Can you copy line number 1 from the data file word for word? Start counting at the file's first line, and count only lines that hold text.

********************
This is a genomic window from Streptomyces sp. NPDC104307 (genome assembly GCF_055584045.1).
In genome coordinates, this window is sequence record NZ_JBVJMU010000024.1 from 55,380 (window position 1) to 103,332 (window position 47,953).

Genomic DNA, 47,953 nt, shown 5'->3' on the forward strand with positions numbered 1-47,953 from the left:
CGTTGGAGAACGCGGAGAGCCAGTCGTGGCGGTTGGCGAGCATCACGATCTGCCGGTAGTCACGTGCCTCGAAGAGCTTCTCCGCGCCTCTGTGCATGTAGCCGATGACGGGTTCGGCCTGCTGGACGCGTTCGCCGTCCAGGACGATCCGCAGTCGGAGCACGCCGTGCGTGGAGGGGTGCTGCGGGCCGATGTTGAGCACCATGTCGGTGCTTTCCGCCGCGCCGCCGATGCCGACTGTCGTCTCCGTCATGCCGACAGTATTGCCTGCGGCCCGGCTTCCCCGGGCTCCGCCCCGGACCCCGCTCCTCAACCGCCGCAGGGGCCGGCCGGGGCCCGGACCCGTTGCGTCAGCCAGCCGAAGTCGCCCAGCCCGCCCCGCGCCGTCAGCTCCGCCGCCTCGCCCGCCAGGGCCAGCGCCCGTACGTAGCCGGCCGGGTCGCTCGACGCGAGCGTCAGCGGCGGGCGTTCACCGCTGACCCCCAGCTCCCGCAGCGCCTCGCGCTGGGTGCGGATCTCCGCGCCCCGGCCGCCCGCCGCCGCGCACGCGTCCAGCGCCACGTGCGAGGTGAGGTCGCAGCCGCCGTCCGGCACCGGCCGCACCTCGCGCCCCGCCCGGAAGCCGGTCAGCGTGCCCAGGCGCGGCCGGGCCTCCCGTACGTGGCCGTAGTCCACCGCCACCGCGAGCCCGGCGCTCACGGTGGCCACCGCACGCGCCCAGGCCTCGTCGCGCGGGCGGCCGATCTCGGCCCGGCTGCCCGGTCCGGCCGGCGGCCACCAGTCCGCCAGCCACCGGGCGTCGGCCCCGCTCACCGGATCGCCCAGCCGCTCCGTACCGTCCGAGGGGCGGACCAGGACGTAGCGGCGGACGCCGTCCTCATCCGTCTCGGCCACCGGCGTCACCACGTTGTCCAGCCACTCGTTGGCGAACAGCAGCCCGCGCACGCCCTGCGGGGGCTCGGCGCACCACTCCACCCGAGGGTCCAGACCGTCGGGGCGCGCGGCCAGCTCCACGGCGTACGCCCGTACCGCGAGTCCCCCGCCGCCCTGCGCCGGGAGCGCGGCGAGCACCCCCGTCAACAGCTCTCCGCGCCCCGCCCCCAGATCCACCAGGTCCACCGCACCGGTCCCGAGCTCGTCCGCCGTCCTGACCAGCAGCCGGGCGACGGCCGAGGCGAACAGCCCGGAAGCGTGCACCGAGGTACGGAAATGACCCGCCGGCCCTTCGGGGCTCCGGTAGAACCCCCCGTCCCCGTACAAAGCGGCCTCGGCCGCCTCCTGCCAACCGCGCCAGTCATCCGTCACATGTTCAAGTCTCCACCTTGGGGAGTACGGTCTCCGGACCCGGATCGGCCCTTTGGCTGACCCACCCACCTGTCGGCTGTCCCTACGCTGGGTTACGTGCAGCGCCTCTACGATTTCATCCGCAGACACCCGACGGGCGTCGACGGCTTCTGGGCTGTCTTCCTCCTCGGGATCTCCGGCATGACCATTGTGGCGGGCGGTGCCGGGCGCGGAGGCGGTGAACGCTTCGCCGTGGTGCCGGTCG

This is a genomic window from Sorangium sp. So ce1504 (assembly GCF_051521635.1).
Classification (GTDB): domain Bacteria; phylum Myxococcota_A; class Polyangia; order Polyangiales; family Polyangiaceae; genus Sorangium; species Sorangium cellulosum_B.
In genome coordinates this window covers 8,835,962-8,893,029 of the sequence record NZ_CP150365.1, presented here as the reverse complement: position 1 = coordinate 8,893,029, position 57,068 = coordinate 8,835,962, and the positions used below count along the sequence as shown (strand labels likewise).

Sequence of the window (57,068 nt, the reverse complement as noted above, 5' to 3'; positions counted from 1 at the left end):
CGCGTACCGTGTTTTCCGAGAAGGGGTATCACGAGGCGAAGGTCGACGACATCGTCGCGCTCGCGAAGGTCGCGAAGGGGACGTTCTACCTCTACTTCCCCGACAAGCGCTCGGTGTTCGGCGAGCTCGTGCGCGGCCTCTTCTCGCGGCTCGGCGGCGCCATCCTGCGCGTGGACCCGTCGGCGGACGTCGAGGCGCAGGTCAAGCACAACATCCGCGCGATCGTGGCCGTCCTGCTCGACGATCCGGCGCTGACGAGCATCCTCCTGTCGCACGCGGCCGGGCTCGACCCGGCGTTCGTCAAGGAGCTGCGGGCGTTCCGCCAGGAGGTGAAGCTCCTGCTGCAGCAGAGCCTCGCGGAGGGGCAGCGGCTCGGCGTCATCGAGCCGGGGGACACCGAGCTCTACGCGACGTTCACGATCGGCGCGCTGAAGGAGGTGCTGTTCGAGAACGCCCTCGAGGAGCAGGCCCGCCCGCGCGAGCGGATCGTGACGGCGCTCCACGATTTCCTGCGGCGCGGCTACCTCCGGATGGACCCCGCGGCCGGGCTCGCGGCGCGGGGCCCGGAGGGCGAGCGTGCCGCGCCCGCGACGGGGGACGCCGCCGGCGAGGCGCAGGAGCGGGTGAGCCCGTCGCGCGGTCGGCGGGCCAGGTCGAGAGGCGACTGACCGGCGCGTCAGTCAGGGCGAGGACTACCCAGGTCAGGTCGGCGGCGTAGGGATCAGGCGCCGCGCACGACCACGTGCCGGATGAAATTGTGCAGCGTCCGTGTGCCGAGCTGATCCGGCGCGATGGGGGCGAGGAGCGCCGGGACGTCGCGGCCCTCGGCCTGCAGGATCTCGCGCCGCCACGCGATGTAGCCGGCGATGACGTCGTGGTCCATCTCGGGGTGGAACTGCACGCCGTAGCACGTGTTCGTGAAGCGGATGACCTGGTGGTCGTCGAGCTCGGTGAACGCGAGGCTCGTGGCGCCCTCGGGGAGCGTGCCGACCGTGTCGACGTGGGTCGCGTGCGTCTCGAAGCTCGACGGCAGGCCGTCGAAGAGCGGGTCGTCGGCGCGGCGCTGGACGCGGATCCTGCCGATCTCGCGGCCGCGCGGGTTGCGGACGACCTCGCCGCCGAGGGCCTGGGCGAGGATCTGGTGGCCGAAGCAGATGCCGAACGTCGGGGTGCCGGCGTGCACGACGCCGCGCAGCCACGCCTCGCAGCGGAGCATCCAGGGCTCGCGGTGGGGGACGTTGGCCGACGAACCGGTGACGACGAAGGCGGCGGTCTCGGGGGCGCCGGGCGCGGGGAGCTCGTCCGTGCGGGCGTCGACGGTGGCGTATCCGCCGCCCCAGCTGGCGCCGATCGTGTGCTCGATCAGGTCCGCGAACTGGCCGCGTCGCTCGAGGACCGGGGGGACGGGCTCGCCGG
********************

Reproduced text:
This is a genomic window from Streptomyces sp. NPDC104307 (genome assembly GCF_055584045.1).